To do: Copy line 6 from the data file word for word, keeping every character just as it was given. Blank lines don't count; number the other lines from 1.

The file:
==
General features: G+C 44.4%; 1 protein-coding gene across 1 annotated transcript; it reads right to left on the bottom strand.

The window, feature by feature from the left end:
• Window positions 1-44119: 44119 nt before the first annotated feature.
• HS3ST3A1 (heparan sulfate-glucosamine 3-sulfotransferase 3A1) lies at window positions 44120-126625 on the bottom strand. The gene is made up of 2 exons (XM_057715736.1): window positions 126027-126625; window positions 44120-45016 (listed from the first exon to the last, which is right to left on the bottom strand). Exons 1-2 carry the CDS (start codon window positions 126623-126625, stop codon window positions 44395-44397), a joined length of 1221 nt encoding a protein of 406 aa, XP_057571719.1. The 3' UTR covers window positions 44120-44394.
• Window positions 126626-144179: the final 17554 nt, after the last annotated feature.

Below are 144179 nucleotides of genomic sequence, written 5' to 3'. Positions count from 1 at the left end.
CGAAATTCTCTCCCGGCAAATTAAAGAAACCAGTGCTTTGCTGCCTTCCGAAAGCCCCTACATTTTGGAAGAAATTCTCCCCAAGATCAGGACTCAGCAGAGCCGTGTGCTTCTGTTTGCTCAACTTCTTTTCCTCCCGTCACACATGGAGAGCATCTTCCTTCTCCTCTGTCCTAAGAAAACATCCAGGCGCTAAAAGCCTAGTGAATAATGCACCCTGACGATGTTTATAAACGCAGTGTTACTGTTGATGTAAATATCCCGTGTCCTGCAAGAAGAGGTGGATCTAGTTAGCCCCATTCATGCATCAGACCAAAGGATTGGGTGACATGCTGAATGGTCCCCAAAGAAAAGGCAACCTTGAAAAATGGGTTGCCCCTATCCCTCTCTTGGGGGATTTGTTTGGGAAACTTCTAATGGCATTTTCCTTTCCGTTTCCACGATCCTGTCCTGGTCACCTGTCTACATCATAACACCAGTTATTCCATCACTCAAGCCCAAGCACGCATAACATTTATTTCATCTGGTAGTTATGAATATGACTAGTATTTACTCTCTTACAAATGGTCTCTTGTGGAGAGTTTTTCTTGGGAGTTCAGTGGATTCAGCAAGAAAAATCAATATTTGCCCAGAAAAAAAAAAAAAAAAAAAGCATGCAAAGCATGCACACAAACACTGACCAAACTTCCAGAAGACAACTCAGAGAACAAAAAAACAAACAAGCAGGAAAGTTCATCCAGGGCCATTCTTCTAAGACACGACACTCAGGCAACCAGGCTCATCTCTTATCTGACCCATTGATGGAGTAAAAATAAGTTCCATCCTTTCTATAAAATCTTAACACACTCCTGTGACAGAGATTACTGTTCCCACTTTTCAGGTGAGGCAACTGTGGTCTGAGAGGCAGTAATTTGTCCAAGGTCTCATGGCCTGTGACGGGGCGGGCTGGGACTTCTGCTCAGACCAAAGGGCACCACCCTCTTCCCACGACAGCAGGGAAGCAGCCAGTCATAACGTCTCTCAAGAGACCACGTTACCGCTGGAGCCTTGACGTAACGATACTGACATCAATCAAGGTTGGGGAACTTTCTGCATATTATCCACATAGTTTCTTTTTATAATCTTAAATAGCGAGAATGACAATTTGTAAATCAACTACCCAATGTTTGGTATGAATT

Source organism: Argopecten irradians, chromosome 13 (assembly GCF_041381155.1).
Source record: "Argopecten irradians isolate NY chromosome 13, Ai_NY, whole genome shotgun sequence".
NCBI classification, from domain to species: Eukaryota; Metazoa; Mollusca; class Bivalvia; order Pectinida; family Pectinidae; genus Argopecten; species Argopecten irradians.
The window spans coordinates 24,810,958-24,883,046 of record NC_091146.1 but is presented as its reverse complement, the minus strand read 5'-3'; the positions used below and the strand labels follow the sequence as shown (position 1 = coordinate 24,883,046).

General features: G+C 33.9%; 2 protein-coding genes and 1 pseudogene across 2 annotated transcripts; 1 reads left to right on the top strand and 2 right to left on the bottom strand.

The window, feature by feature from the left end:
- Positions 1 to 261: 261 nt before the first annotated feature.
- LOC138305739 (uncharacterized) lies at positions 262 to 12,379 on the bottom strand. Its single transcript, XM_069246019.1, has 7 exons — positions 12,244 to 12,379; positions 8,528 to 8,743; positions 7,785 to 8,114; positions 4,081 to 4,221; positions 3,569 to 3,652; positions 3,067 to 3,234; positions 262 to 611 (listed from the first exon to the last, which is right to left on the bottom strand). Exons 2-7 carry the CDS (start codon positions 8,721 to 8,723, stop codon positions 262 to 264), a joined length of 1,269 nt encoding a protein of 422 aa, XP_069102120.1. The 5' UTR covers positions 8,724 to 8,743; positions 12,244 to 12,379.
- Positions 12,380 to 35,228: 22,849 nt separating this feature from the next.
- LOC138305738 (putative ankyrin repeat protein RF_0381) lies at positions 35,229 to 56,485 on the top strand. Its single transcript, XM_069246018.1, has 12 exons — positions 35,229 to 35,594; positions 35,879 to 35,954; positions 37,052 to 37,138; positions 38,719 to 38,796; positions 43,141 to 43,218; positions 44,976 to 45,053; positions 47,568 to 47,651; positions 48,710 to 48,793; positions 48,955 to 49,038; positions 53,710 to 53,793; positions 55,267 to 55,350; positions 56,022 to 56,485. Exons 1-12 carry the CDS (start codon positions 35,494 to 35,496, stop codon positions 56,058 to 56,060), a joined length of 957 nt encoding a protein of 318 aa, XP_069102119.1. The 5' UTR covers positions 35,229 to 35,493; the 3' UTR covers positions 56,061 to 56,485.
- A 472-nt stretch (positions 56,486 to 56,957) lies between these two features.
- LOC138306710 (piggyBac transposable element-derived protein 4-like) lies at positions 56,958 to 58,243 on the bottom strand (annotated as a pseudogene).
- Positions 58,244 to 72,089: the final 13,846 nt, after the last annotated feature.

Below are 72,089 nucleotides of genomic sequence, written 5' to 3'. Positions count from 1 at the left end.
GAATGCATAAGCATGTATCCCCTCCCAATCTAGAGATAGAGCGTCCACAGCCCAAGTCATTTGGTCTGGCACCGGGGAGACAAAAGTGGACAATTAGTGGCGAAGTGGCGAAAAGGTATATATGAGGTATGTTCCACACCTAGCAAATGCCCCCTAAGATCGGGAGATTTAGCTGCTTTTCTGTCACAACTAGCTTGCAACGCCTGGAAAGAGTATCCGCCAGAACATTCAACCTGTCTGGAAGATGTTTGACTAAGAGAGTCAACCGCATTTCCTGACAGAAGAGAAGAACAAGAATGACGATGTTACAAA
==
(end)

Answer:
Below are 144179 nucleotides of genomic sequence, written 5' to 3'. Positions count from 1 at the left end.